Theology of Home

On January 21st I spoke to the Women’s Council of Realtors in Canton, GA. This is an excerpt from the talk I gave there. This talk is deeply indebted to the work published in Beyond Homelessness by Bouma-Prediger and Walsh.

…Home, in any meaningful way, must have to do with place and not just location. A place where one can be oriented and re-oriented in a world of confusion, where one can find, maintain and remember their identity-who they are; where one can feel secure. A home, in this sense, is something more than a significant economic investment, it is an investment into how you want your life to be shaped.

The ways in which homes are designed and communities are built are not neutral. No doubt you are well aware of the life-shaping power of environment and neighborhoods and architecture. If we think about Scripture we know that God is very concerned with the details of His house. The direction things are to face, the symbolism that is to be used, the material put into the structures. How Israel shapes its environment is not just a reflection of who they are, it is shaping who they are to be. In our world of dislocation and disconnection I am glad to see that houses are again being built with front porches and neighborhoods with sidewalks. The design encourages us to be neighbors with the people in the neighborhood. The era that saw porchless houses and electric garage door openers, with all its convenience, became a drain on community. Houses that are built in such a way that the main family ritual, by design, is watching the television, where the dinner table is allocated to dust collector if there is one at all, where we can’t wait for the latest U-verse technology to come to our city so that we can watch even more TV and do it more efficiently; we are designing ourselves away from relationships. Design and technology can be anathema to community and home.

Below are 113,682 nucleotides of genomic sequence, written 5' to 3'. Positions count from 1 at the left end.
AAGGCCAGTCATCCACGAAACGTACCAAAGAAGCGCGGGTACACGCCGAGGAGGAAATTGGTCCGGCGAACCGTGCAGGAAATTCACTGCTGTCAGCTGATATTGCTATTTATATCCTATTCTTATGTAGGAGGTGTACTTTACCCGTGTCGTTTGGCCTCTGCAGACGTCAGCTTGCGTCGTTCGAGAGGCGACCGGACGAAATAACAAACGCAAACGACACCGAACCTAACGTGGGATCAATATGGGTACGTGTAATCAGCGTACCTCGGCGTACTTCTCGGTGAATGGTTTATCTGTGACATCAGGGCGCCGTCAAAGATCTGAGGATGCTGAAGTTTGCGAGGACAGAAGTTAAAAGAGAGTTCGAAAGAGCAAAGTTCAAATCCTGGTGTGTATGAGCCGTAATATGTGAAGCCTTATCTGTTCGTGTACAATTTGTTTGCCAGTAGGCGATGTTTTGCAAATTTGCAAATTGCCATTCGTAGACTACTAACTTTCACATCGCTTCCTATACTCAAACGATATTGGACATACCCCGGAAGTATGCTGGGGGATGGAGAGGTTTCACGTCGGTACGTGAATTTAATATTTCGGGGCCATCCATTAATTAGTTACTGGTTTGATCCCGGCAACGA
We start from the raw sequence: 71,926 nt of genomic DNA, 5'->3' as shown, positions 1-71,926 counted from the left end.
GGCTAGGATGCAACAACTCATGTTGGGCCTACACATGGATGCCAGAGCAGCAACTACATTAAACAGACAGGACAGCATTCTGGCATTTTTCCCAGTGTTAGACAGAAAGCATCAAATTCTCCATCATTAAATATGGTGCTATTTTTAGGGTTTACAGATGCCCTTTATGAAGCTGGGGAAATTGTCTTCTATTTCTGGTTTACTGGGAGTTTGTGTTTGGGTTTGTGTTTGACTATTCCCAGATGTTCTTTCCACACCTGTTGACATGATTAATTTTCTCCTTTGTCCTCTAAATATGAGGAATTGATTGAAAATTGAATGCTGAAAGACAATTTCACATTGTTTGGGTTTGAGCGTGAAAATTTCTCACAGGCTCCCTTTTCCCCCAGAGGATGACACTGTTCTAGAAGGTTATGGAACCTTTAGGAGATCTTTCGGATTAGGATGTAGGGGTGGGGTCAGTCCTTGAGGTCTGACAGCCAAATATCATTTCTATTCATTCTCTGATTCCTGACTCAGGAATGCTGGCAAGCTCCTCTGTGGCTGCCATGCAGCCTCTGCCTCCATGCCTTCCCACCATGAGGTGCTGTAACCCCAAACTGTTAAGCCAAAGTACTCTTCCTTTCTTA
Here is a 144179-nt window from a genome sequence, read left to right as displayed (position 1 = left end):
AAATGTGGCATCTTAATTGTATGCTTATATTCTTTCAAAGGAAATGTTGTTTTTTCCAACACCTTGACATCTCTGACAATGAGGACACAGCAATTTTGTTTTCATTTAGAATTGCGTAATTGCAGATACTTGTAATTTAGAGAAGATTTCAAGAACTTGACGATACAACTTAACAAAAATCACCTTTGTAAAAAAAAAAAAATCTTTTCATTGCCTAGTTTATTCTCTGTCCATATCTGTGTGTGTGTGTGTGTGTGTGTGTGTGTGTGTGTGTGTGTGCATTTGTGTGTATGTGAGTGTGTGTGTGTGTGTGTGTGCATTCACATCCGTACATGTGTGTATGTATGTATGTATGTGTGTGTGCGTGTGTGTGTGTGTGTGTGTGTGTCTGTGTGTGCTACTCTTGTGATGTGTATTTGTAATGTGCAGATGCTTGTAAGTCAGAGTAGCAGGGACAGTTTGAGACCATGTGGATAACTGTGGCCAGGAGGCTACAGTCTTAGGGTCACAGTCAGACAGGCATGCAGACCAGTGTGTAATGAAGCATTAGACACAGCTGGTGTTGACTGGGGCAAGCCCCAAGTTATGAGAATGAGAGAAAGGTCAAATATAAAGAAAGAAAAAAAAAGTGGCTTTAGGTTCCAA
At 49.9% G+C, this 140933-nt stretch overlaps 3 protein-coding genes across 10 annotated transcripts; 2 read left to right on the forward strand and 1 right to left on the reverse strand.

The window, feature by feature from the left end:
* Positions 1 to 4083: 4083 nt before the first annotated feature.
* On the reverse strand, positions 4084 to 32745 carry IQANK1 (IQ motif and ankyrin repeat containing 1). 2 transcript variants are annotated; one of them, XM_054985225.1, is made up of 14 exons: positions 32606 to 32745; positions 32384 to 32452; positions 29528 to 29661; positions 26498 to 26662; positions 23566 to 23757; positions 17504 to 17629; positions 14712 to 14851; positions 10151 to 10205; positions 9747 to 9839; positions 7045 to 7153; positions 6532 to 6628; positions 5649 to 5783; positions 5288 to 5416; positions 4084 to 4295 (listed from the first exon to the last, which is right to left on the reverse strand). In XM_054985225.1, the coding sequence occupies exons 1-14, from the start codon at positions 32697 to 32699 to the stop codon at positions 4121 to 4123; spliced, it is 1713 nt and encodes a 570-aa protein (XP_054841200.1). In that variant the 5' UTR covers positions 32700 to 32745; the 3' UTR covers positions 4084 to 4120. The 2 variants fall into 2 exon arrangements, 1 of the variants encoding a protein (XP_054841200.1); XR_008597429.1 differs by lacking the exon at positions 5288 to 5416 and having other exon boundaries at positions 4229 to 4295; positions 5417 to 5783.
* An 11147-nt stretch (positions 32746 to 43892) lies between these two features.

What a home does is it provides a boundary from where life can begin to unfold. I don’t mean boundaries that keep things out, but rather boundaries that mark the identity of someplace where one can find their orientation. This is why memory is so important to the idea of home. Real memories, ones that celebrate the joys of the past as well as the sorrows, have the ability to construct home by stoking the longing for belonging. Without memory, imagining future homecoming is impossible. The biblical story is constantly telling us to remember…to remember who we are, where we come from and where we are going. It is the consummate story of home, homemaking and homecoming. But the story is also full of the forgetfulness of God’s people who seem to always lose their way and home. Church on Sunday is, among other things, a place to constantly have our memories jogged. This is a real problem with a society that’s most obvious feature is displacing and dislocating persons and families. A displaced society tends to have boundaries that keep people out, rather than invite them in. A displaced society can’t help but be a forgetful people…

Community is necessary for home. If neighbors never meet on the sidewalk then the neighborhood will lack a sense of home. If there is no protection of the local landscape, no local coffee shops, grocery stores or restaurants then the neighborhood will lack a sense of home. Housing that only provides security from the elements but does not engender social, emotional and psychological security will lack a sense of home. Home includes gardens and parks and little league and churches. It is where families are raised, children are valued, the elderly are honored, and the vulnerable are attended to. Home is where you have some sense of investment in your communal identity and destiny…

And this is why homelessness is much more complex than housing and shelter. And this is why addressing homelessness are more challenging than the world would have us believe.

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